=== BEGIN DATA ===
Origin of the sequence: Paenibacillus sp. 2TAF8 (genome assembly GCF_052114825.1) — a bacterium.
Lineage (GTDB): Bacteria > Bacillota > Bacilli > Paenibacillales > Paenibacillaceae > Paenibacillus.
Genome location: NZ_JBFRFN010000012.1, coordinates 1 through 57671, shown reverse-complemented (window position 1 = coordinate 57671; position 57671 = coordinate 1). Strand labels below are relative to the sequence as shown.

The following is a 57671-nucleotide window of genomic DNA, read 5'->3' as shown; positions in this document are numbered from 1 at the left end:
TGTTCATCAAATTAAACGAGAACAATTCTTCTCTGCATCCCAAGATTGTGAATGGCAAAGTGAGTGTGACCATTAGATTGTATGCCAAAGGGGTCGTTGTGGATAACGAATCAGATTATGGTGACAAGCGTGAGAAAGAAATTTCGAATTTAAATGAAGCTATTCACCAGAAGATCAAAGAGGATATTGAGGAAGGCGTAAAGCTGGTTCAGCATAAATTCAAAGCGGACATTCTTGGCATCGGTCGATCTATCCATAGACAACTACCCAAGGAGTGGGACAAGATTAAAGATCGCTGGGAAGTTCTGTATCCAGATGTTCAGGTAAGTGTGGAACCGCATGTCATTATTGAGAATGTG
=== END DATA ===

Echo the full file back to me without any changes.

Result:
Origin of the sequence: Paenibacillus sp. 2TAF8 (genome assembly GCF_052114825.1) — a bacterium.
Lineage (GTDB): Bacteria > Bacillota > Bacilli > Paenibacillales > Paenibacillaceae > Paenibacillus.
Genome location: NZ_JBFRFN010000012.1, coordinates 1 through 57671, shown reverse-complemented (window position 1 = coordinate 57671; position 57671 = coordinate 1). Strand labels below are relative to the sequence as shown.

The following is a 57671-nucleotide window of genomic DNA, read 5'->3' as shown; positions in this document are numbered from 1 at the left end:
TGTTCATCAAATTAAACGAGAACAATTCTTCTCTGCATCCCAAGATTGTGAATGGCAAAGTGAGTGTGACCATTAGATTGTATGCCAAAGGGGTCGTTGTGGATAACGAATCAGATTATGGTGACAAGCGTGAGAAAGAAATTTCGAATTTAAATGAAGCTATTCACCAGAAGATCAAAGAGGATATTGAGGAAGGCGTAAAGCTGGTTCAGCATAAATTCAAAGCGGACATTCTTGGCATCGGTCGATCTATCCATAGACAACTACCCAAGGAGTGGGACAAGATTAAAGATCGCTGGGAAGTTCTGTATCCAGATGTTCAGGTAAGTGTGGAACCGCATGTCATTATTGAGAATGTG